Lydia Davis wins the 2013 Man Booker International Prize for Fiction
The fifth Man Booker International Prize for fiction has been awarded to an author who pens stories the length of a single sentence.
American author Lydia Davis was awarded the prize money of £60,000 for her body of work which consists largely of short fiction, some very short. Sir Christopher Ricks, chairman of the judges, said:
“[Her] writings fling their lithe arms wide to embrace many a kind. Just how to categorise them? They have been called stories but could equally be miniatures, anecdotes, essays, jokes, parables, fables, texts, aphorisms or even apophthegms, prayers or simply observations.”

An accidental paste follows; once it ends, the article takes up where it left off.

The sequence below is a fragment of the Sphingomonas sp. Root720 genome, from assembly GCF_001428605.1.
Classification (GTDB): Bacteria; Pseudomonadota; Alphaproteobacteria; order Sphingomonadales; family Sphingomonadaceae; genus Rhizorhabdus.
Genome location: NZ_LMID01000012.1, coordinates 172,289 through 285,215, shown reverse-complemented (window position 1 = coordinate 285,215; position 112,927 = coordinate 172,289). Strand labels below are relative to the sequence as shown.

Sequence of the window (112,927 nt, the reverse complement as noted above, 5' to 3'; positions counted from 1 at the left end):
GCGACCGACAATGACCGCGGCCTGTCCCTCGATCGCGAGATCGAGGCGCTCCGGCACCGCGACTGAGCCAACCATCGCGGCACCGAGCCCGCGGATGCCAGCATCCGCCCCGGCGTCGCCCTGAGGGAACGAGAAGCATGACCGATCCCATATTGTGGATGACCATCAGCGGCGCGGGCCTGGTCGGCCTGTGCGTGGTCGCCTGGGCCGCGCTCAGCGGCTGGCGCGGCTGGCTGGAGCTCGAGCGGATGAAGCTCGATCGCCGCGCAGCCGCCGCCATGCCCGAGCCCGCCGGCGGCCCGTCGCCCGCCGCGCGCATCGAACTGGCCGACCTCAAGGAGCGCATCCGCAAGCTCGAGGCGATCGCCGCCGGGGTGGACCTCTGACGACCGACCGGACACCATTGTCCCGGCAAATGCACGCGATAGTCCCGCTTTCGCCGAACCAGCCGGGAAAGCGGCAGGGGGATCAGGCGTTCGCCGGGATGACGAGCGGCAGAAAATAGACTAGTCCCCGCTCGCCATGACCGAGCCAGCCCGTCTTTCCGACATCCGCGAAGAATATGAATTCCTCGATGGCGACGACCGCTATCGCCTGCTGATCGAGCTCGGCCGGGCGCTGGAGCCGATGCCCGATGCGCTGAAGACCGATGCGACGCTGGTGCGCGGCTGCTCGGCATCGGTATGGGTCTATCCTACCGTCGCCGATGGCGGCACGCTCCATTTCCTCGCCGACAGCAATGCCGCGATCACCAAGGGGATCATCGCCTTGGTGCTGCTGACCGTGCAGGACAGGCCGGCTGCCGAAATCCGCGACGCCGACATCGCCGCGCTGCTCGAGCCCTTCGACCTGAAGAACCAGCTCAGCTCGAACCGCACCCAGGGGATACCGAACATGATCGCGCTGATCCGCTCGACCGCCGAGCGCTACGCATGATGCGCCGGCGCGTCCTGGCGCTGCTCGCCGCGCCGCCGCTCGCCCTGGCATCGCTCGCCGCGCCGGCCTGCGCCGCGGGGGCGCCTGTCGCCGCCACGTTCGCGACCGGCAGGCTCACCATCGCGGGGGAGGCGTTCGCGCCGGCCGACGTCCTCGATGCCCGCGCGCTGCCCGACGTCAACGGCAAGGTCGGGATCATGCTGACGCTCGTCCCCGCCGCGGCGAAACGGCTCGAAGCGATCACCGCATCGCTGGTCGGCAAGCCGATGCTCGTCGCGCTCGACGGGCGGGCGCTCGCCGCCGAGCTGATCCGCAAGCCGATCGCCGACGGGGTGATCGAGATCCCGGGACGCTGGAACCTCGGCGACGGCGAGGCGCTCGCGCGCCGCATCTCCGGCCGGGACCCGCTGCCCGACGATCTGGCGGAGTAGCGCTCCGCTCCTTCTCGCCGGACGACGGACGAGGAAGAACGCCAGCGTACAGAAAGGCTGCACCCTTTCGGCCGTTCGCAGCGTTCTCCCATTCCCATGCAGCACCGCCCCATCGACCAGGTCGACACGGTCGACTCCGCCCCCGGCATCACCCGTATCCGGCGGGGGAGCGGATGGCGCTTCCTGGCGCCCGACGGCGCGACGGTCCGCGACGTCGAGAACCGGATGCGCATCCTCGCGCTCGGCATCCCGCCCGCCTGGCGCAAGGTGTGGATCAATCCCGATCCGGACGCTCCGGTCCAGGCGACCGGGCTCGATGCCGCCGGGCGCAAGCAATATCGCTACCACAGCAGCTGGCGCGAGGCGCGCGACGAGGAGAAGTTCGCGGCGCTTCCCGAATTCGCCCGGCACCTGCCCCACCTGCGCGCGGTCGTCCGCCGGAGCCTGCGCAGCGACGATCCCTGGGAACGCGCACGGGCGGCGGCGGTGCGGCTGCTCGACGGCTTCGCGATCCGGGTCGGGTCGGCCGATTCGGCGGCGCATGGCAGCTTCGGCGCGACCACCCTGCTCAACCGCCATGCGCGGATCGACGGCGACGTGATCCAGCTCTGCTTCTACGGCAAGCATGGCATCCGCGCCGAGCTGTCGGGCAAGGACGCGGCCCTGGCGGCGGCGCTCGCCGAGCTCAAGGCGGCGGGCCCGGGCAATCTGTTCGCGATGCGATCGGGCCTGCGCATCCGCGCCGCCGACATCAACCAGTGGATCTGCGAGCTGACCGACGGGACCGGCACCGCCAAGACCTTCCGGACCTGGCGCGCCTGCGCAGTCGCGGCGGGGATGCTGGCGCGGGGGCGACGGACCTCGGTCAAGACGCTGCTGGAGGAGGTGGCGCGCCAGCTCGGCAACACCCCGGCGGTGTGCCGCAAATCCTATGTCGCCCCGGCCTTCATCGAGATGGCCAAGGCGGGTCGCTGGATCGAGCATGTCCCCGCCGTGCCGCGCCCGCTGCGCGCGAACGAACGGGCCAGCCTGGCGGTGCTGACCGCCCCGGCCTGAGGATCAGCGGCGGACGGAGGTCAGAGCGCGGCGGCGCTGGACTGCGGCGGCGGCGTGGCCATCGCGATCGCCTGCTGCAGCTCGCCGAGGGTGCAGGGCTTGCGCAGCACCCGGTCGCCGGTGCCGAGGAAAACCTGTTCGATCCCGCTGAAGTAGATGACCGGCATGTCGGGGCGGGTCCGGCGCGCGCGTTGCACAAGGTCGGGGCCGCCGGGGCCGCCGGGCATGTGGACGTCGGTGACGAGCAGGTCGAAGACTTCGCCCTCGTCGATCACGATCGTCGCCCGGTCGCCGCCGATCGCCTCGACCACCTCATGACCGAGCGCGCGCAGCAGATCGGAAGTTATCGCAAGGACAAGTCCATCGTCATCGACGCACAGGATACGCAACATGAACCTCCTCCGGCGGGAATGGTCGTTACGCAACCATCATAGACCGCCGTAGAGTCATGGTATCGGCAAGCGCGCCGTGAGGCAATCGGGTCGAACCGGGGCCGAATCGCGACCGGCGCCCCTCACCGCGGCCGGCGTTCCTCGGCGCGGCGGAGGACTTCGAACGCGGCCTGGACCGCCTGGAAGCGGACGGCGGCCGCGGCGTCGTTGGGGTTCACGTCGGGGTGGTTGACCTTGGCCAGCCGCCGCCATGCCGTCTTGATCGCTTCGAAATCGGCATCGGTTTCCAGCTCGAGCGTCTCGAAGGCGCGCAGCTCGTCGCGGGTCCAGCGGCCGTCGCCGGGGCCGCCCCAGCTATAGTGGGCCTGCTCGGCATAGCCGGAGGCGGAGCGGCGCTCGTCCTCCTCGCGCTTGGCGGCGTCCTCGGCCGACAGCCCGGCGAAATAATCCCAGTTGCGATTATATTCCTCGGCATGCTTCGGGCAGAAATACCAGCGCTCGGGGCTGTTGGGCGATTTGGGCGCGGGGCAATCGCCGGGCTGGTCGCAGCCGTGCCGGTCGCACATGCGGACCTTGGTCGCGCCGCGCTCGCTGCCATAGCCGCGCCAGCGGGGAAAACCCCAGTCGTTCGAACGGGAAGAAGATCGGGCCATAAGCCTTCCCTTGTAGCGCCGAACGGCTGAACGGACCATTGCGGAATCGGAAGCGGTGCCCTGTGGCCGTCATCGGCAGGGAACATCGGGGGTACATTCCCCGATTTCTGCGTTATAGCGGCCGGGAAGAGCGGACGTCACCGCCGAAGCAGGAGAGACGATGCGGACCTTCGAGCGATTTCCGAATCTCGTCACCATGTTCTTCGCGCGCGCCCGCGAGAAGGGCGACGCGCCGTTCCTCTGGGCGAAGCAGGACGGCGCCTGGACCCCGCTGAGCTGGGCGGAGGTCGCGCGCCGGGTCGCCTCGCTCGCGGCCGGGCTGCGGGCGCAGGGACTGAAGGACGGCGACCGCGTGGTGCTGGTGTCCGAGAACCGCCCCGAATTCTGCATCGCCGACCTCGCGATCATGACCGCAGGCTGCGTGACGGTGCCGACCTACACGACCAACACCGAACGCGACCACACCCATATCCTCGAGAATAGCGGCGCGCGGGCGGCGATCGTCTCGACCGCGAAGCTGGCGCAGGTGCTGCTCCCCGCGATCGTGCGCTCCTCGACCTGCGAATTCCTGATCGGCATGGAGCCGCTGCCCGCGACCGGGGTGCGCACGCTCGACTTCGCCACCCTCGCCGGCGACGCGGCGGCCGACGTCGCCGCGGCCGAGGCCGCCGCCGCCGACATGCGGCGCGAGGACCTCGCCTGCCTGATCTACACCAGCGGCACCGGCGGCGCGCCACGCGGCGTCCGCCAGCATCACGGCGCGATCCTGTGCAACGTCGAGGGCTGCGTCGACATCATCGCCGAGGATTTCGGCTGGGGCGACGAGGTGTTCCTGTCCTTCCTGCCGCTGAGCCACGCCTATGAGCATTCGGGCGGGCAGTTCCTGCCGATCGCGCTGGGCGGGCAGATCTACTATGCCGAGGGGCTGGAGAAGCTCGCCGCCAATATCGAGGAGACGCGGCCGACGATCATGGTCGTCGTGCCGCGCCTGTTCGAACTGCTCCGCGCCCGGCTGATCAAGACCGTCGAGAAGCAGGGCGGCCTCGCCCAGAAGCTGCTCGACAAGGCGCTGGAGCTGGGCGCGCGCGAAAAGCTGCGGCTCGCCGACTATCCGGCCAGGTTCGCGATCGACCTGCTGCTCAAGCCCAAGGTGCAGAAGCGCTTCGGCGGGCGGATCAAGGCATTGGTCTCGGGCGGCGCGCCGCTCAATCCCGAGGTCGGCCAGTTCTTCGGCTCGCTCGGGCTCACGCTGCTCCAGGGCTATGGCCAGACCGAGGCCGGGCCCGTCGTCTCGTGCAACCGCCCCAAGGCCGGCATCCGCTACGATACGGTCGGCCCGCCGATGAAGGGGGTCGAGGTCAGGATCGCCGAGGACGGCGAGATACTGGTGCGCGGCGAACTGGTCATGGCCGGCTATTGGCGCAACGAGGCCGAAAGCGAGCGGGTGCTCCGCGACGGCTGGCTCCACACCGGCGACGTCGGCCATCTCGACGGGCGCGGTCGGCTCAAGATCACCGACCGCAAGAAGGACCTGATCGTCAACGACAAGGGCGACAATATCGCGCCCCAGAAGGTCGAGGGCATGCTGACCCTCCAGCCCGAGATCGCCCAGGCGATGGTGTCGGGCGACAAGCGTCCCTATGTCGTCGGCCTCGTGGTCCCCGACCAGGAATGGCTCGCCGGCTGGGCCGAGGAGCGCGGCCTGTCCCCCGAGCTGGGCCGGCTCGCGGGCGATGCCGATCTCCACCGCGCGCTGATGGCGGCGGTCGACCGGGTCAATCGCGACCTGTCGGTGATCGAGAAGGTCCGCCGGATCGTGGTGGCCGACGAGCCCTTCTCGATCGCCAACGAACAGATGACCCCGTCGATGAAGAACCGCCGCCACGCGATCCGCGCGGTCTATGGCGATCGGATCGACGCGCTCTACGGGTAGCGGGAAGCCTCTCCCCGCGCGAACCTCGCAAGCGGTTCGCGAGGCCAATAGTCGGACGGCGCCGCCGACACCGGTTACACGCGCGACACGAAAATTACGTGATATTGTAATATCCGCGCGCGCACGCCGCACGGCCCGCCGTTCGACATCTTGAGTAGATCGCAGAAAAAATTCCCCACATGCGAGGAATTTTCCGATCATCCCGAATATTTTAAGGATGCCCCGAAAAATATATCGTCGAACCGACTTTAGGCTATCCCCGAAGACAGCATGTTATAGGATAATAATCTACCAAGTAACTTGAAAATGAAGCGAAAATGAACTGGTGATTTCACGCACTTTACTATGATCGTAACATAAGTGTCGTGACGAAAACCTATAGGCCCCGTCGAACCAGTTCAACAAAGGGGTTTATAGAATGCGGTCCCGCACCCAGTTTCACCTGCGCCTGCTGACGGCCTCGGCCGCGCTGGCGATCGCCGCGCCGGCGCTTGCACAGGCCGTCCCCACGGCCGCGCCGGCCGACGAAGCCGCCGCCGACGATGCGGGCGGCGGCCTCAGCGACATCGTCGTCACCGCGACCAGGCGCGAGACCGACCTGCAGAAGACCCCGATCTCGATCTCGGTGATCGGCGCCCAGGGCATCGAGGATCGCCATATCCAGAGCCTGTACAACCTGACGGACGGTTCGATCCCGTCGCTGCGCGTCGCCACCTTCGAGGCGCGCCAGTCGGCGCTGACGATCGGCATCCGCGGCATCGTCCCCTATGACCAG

Also a novelist, essayist and translator, Davis is considered highly influential in the literature community, especially among some of America’s new generation of novelists such as Jonathan Franzen, David Foster Wallace and Dave Eggers.
This prize is presented once every two years for ‘achievement in fiction on the world stage’ and previous winners are Ismail Kadare (Albania), Chinua Achebe (Nigeria), Alice Munro (Canada) and Philip Roth (America).
You can read more about the prize announcement on the Man Booker website.